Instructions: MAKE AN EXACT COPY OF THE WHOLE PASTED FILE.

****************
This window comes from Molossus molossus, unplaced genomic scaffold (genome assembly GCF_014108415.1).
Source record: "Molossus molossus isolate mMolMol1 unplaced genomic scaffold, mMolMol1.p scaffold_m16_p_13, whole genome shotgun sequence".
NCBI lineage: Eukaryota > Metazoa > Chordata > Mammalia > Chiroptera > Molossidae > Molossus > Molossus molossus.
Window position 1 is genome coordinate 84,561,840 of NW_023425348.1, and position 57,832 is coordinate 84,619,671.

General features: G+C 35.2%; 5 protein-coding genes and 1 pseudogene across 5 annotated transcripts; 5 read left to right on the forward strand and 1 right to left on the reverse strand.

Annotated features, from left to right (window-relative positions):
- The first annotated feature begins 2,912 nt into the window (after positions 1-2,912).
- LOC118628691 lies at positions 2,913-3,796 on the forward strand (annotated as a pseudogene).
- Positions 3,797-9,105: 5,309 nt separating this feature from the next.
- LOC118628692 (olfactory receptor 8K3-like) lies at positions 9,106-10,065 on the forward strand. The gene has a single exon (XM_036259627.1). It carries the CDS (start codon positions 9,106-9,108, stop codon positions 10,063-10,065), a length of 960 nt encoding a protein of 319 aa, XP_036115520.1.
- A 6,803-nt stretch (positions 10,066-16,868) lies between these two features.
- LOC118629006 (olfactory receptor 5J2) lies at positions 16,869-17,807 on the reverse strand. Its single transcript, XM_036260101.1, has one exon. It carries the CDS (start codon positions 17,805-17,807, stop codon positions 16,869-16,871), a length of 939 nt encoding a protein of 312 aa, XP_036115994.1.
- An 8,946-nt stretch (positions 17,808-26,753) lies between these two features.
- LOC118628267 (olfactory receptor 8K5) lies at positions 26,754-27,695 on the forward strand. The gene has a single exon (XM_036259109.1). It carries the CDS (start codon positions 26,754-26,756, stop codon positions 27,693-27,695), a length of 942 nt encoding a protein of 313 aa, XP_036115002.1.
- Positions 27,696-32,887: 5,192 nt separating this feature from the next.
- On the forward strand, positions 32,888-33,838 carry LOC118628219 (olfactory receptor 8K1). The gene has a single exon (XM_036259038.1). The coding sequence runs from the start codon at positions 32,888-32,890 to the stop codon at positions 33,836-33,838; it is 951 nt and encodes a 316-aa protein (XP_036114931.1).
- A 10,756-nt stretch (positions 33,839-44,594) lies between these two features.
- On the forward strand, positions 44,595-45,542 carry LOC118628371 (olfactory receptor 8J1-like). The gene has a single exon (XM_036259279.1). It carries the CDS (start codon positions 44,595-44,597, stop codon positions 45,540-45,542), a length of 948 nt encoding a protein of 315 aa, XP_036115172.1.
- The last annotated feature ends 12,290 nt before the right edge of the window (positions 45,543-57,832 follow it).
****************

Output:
This window comes from Molossus molossus, unplaced genomic scaffold (genome assembly GCF_014108415.1).
Source record: "Molossus molossus isolate mMolMol1 unplaced genomic scaffold, mMolMol1.p scaffold_m16_p_13, whole genome shotgun sequence".
NCBI lineage: Eukaryota > Metazoa > Chordata > Mammalia > Chiroptera > Molossidae > Molossus > Molossus molossus.
Window position 1 is genome coordinate 84,561,840 of NW_023425348.1, and position 57,832 is coordinate 84,619,671.

General features: G+C 35.2%; 5 protein-coding genes and 1 pseudogene across 5 annotated transcripts; 5 read left to right on the forward strand and 1 right to left on the reverse strand.

Annotated features, from left to right (window-relative positions):
- The first annotated feature begins 2,912 nt into the window (after positions 1-2,912).
- LOC118628691 lies at positions 2,913-3,796 on the forward strand (annotated as a pseudogene).
- Positions 3,797-9,105: 5,309 nt separating this feature from the next.
- LOC118628692 (olfactory receptor 8K3-like) lies at positions 9,106-10,065 on the forward strand. The gene has a single exon (XM_036259627.1). It carries the CDS (start codon positions 9,106-9,108, stop codon positions 10,063-10,065), a length of 960 nt encoding a protein of 319 aa, XP_036115520.1.
- A 6,803-nt stretch (positions 10,066-16,868) lies between these two features.
- LOC118629006 (olfactory receptor 5J2) lies at positions 16,869-17,807 on the reverse strand. Its single transcript, XM_036260101.1, has one exon. It carries the CDS (start codon positions 17,805-17,807, stop codon positions 16,869-16,871), a length of 939 nt encoding a protein of 312 aa, XP_036115994.1.
- An 8,946-nt stretch (positions 17,808-26,753) lies between these two features.
- LOC118628267 (olfactory receptor 8K5) lies at positions 26,754-27,695 on the forward strand. The gene has a single exon (XM_036259109.1). It carries the CDS (start codon positions 26,754-26,756, stop codon positions 27,693-27,695), a length of 942 nt encoding a protein of 313 aa, XP_036115002.1.
- Positions 27,696-32,887: 5,192 nt separating this feature from the next.
- On the forward strand, positions 32,888-33,838 carry LOC118628219 (olfactory receptor 8K1). The gene has a single exon (XM_036259038.1). The coding sequence runs from the start codon at positions 32,888-32,890 to the stop codon at positions 33,836-33,838; it is 951 nt and encodes a 316-aa protein (XP_036114931.1).
- A 10,756-nt stretch (positions 33,839-44,594) lies between these two features.
- On the forward strand, positions 44,595-45,542 carry LOC118628371 (olfactory receptor 8J1-like). The gene has a single exon (XM_036259279.1). It carries the CDS (start codon positions 44,595-44,597, stop codon positions 45,540-45,542), a length of 948 nt encoding a protein of 315 aa, XP_036115172.1.
- The last annotated feature ends 12,290 nt before the right edge of the window (positions 45,543-57,832 follow it).